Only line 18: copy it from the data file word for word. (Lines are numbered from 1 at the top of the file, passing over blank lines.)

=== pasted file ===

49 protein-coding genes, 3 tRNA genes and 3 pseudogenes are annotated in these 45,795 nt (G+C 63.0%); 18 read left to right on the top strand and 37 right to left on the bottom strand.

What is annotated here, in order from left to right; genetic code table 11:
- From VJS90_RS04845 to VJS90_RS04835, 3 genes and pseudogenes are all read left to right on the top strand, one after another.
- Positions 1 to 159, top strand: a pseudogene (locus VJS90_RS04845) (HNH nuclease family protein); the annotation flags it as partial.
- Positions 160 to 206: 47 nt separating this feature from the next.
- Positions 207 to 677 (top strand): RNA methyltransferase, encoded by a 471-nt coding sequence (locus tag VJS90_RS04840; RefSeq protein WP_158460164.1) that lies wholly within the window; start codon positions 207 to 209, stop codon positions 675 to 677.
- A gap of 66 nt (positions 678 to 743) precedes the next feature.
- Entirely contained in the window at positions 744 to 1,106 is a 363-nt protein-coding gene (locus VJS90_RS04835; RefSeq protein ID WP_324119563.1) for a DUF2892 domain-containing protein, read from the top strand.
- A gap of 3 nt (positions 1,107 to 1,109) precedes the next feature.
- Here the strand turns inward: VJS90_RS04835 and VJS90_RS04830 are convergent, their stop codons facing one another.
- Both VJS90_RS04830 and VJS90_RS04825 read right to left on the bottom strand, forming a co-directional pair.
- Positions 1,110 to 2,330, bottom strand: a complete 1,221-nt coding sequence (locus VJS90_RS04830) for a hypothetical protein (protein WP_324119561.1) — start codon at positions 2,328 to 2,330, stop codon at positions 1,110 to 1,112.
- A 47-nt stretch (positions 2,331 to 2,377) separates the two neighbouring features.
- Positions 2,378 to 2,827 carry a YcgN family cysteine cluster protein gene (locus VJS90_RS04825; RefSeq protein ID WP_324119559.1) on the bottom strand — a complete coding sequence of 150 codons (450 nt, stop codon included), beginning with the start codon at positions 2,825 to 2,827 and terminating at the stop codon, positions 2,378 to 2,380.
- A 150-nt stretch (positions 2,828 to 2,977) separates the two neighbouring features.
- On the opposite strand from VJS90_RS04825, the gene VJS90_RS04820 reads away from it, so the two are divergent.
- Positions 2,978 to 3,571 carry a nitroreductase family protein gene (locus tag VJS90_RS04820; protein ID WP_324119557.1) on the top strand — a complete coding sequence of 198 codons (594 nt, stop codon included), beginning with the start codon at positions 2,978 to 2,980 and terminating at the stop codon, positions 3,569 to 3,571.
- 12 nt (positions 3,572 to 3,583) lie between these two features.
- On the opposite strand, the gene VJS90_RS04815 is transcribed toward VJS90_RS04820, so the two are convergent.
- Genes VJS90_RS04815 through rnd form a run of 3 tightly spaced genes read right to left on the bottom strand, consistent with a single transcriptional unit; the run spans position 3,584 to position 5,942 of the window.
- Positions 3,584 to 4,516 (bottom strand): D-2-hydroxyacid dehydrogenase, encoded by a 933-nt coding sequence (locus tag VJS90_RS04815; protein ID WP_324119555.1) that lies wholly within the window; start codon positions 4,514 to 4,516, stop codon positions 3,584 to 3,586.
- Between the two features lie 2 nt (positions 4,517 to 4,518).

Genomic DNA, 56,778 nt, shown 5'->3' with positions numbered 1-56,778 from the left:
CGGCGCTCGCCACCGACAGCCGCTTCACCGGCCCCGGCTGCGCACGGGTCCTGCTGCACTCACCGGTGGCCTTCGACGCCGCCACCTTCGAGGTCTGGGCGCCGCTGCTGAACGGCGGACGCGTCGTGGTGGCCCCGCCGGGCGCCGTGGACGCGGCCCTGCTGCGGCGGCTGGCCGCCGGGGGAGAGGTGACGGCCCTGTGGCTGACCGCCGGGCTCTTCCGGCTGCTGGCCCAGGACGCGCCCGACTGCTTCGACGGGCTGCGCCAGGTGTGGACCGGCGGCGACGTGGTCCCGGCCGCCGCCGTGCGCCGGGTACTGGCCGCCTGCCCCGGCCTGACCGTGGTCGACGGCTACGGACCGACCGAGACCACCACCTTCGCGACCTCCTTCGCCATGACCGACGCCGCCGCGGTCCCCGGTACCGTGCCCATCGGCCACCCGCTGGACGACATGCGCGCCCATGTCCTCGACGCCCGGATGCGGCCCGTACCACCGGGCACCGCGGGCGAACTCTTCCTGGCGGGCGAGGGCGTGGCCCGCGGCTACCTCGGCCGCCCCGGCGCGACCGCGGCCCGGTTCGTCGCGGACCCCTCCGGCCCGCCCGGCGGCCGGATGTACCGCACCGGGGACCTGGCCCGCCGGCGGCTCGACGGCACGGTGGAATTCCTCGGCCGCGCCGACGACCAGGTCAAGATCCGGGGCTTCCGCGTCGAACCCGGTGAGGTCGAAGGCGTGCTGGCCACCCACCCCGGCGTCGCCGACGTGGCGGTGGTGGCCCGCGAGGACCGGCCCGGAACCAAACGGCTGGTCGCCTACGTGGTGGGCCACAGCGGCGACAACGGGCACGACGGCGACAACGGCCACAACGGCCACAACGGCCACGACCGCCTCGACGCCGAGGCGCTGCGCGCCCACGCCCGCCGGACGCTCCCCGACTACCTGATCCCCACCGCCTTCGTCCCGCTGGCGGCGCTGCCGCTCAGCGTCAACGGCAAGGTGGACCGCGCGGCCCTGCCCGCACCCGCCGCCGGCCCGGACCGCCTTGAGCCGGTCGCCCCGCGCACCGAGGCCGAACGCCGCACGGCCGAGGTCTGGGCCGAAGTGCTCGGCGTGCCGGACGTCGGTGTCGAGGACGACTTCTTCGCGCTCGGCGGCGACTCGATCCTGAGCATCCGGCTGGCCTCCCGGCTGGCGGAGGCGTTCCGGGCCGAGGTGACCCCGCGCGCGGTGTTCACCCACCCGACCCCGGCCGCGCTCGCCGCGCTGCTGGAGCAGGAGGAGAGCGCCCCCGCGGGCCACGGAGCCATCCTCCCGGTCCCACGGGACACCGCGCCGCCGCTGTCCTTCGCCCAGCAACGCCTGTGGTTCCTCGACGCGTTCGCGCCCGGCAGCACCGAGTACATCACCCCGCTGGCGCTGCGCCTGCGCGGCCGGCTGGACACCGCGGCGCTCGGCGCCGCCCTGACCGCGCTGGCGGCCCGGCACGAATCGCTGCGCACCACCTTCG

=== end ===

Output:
- 12 nt (positions 3,572 to 3,583) lie between these two features.